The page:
The Moment talks to Reba Boutique owner Rachel Parkin
I’m 45 years old, I live in Stamford and I’ve owned Reba for over 18 years now although it only feels like about five! I have a small child and another business too, so life is very busy.
Why did you choose to do what you do?
I travelled in the Far East for a couple of years after university, living and working and after two years on the road I was ready for a new challenge. In all honesty it wasn’t all part of a grand plan, but once you set off on a path, doors open and the next step becomes apparent – even though you couldn’t see it when you started. I started off selling jewellery I’d designed and had made from a stall in Bridge Street and while I loved the freedom of this, after a few years the winters became just too cold and a shop looked more appealing.
Why did you choose to stay in the area?
Actually I met my husband while travelling and since he wasn’t English, we tossed a coin to see if we would go to his country to live or mine… It came up tails – and we’re still here. Aside from the initial coin toss, my family are here and they help me a lot.
What have you been up to lately?
No two days are the same, so we have trade exhibitions on at the moment for my other business – we are presenting new collections to our customers for feedback. In Reba we are getting ready for the change in seasons – autumn is definitely on its way and the children are back at school so that requires an overhaul in-store with new displays, merchandising and stock.
What successes can you share with us?
Eighteen years in business particularly in our recession economy would be our biggest success, the shop has had many incarnations during this time as we’ve evolved over the years, and of course we’ve had a fair few Reba babies over the years!
Working for yourself is hard. What keeps you going?
Working for yourself is definitely not the easy option nor is it for the faint-hearted or work-shy, but it does have its rewards and for me they’d include being able to do what you want, when you want and not having to have someone to tell you what you should do.
What keeps me going? Aside from caffeine (in large quantities) I like that it’s always changing – fashions change constantly, both in homewares and clothing, and there’s always something new to get excited about. On a personal note, I like that there’s always room to learn something new – so it never gets boring – business is multi-faceted, just when you think you’ve got something down pat, you’ll find that there’s a new level to take it to.
What’s the philosophy behind Reba Boutique?
Reba is a lifestyle boutique, which means it carries clothing, jewellery, accessories and gifts. Over the years we’ve thought about specialising in one particular area, but I like the mix of products that we sell. We aim to have a different offer from the high street stores that abound in Peterborough, so if you’re looking for something a little more unusual, then you’ll find it in Reba.
Tell us about the building
Number one Cathedral Square is a scheduled ancient monument. It’s a beautiful stone-built property with amazing vaulted ceilings and of course it also houses the old ‘hangman’s cell’. The museum gave us back the door to the cell and it’s now rehung inside our front door on the left hand side. We have a fair few retailing challenges, not least of which is our lack of windows – ours were designed for shooting arrows from and the fact that we’re set down a short flight of stairs – which in olden times meant that when the property was a prison it would have flooded each winter and the prisoners would have been up to their knees in water all winter! Thankfully we have a much improved drainage system these days.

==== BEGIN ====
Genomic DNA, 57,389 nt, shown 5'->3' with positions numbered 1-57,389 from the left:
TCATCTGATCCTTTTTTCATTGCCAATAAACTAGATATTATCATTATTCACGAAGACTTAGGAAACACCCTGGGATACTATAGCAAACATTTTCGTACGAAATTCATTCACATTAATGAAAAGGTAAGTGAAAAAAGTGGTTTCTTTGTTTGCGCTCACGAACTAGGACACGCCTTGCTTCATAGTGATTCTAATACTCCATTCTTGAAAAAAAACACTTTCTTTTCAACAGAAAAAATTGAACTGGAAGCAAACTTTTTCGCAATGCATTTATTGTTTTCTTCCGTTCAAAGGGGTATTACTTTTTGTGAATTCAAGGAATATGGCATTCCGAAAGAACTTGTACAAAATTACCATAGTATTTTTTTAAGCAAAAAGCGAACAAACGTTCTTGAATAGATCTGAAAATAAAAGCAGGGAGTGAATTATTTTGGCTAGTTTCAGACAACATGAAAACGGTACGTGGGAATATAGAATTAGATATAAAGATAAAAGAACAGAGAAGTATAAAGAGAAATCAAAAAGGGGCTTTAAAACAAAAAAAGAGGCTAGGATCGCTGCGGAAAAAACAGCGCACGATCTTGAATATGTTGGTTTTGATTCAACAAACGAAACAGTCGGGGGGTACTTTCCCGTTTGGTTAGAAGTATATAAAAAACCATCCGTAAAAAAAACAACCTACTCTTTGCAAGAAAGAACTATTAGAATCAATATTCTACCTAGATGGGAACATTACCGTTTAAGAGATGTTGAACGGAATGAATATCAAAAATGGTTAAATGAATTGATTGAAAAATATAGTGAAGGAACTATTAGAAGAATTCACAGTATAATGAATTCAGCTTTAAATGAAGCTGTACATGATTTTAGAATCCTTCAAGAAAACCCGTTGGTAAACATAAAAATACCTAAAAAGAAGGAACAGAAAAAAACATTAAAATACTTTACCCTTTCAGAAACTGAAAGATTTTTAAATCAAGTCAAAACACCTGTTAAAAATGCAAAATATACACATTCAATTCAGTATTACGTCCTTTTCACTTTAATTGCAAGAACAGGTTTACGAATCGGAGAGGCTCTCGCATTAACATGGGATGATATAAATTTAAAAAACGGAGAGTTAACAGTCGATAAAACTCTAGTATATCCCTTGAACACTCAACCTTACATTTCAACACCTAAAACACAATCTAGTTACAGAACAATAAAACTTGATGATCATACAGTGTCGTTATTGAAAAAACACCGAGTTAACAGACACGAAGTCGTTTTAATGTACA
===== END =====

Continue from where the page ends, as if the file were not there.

Is it really haunted?
Well, I don’t have anything official to base this on, but the girls have long blamed ‘Alan’ the Reba ghost for any misdemeanours – things do get moved, and disappear, but whether Alan works alone, I can’t confirm or deny.
What clients do you attract?
Over the years our clients have ranged from school children (and younger) right up to pensioners, but as our business has evolved and since it’s now a boutique I’d say that our customers are predominantly female (or men on a strict mission) and from the ages of 14 to 50 although this obviously changes at times, such as Christmas for example.
What are your most popular pieces?
At the moment, our jewellery sells very well – particularly Blowing in the Wind which is our collection of real leaf jewellery – and Kate Hamilton Hunter’s collection of jewellery made from vintage biscuit tins always sells out. On the homewares, East of India is a staple for us, they do beautiful and sentimental pieces in their own inimitable style and for quirkiness I’d pick our biscuit cushions. Everyday sellers are our huge array of scarves which have become a wardrobe staple over the past couple of years and almost as popular an accessory as a signature handbag.
I love the scarves, they’re inexpensive enough to choose a different one for every day of the week, so you can change your look at minimal expense and I love the jewellery – Our Vintage collection will come into its own as we move into the little black dress season and sparkle becomes de rigueur. Thinking about it, I’m a sucker for any kind of accessory – but what woman isn’t ?
Looking back at my time with Reba, we’ve been so lucky, the people of Peterborough have continually supported us and since we’re an independent store we’ve been able to do whatever we’ve wanted (within reason). We’ve also recently been given the lease for the upstairs of our store, so when the time is right we’ll be launching a new venture – watch this space!